At Cyber
6 Items to Keep On Hand in Case of a Utility Cyberattack


Peer reviewed by Kurt Sanger

Cybersecurity Expert

All businesses in any industry are susceptible to a cyberattack, including your utility providers—water, gas, electricity, etc. According to an article from USA Today, “about once every four days, part of the nation’s power grid—a system whose failure could leave millions in the dark—is struck by a cyber or physical attack.”

Recently, there has been an increasing number of utility cyberattacks, impacting everything from meat processing plants to gasoline pipelines. And from what we’ve seen, it only takes a few days to have devastating effects on you and your family, resulting in something that is extremely costly, dangerous, and deadly.

As we see utility cyberattacks increase, just know that with foresight and planning, you can reduce these risks significantly if one strikes your utility provider.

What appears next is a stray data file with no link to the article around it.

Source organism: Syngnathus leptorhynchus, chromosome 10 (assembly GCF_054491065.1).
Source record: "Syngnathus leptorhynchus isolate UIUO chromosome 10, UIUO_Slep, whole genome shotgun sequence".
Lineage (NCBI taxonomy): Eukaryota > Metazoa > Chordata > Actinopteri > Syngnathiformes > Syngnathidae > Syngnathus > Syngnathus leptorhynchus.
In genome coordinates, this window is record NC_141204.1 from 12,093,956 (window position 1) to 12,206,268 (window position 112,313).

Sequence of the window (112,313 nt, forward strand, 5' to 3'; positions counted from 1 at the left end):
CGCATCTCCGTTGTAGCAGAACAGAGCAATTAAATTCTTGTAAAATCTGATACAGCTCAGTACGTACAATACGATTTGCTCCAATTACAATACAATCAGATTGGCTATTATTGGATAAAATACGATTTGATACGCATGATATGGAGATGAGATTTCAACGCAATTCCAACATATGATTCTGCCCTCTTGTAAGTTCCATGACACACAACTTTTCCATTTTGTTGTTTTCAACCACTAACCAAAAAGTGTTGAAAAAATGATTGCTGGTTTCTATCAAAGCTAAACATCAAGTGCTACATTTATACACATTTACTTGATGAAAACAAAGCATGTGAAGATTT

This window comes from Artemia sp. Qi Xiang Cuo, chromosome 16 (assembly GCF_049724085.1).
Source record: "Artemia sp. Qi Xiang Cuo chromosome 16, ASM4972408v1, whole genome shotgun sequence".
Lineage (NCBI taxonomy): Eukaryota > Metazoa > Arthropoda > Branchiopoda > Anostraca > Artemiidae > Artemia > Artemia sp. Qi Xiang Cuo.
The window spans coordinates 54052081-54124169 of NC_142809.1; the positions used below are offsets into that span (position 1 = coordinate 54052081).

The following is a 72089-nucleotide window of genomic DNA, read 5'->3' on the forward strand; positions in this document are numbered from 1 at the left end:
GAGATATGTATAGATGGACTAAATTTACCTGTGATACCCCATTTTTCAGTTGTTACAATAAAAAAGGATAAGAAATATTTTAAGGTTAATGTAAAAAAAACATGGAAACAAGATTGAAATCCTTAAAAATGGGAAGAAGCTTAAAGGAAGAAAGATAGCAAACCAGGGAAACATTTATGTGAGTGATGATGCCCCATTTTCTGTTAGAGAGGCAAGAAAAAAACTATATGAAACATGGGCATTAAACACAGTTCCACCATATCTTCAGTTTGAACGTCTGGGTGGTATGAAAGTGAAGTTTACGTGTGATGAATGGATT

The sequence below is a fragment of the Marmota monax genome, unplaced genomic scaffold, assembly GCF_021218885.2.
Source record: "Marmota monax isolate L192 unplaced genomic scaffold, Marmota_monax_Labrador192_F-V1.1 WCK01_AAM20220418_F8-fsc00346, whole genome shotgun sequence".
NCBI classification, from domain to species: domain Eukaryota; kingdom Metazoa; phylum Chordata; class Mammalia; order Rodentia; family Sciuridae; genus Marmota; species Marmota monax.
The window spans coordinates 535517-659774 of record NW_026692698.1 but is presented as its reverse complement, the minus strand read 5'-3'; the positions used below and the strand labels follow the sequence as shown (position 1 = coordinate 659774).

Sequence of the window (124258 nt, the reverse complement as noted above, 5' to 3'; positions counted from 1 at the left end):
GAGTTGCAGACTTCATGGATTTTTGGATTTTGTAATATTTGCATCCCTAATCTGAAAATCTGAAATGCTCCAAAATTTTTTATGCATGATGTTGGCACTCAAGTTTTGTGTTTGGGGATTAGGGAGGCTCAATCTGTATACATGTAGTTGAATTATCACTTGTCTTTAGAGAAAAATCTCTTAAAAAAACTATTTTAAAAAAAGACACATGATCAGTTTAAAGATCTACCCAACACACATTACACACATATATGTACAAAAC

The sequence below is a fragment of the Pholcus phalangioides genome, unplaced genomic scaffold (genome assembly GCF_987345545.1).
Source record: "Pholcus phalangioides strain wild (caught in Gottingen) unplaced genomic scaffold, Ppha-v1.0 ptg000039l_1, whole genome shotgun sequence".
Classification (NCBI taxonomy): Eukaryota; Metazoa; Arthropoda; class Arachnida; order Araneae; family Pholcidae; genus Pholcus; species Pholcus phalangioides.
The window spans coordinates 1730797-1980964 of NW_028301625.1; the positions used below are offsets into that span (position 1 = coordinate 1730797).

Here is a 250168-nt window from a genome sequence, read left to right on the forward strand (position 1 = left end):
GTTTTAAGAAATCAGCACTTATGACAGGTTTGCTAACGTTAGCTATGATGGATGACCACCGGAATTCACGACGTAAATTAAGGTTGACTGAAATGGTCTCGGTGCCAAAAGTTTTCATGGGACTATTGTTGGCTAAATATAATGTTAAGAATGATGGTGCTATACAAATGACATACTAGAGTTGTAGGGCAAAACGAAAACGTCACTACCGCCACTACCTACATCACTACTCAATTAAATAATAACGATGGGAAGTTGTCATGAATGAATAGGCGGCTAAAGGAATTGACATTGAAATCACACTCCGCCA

What is a Utility Cyberattack?

A cyberattack is defined as an attempt by one or more individuals to access a computer network, and cause damage to it in one way or another. And like any other service that leverages a computer network, these attacks can be targeted toward your utilities.

Utility cyberattacks give hackers unauthorized access to a device or network with the intention of disrupting, stealing information, or compromising data. Thus, this intentional intrusion can often be classified as criminal behavior.

Current Challenges Facing the Cybersecurity Landscape

With the frequency and severity of cyber attacks on the rise there are a number of factors to consider when looking at the issue of utility cybersecurity: